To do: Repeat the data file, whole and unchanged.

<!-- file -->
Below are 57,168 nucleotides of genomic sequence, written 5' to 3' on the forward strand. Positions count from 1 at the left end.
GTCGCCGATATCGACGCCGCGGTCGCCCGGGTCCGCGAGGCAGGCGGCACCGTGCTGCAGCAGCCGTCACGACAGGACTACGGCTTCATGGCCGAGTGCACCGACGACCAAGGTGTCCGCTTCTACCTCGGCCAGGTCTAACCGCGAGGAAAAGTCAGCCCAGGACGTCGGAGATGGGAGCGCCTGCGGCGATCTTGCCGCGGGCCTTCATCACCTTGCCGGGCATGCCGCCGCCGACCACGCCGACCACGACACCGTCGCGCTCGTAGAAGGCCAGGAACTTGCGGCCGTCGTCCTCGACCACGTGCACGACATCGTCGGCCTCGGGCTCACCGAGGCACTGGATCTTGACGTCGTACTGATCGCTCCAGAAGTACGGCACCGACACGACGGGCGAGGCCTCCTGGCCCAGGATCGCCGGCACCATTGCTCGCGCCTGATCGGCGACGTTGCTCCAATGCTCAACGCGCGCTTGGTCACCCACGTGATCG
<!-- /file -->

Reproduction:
Below are 57,168 nucleotides of genomic sequence, written 5' to 3' on the forward strand. Positions count from 1 at the left end.
GTCGCCGATATCGACGCCGCGGTCGCCCGGGTCCGCGAGGCAGGCGGCACCGTGCTGCAGCAGCCGTCACGACAGGACTACGGCTTCATGGCCGAGTGCACCGACGACCAAGGTGTCCGCTTCTACCTCGGCCAGGTCTAACCGCGAGGAAAAGTCAGCCCAGGACGTCGGAGATGGGAGCGCCTGCGGCGATCTTGCCGCGGGCCTTCATCACCTTGCCGGGCATGCCGCCGCCGACCACGCCGACCACGACACCGTCGCGCTCGTAGAAGGCCAGGAACTTGCGGCCGTCGTCCTCGACCACGTGCACGACATCGTCGGCCTCGGGCTCACCGAGGCACTGGATCTTGACGTCGTACTGATCGCTCCAGAAGTACGGCACCGACACGACGGGCGAGGCCTCCTGGCCCAGGATCGCCGGCACCATTGCTCGCGCCTGATCGGCGACGTTGCTCCAATGCTCAACGCGCGCTTGGTCACCCACGTGATCG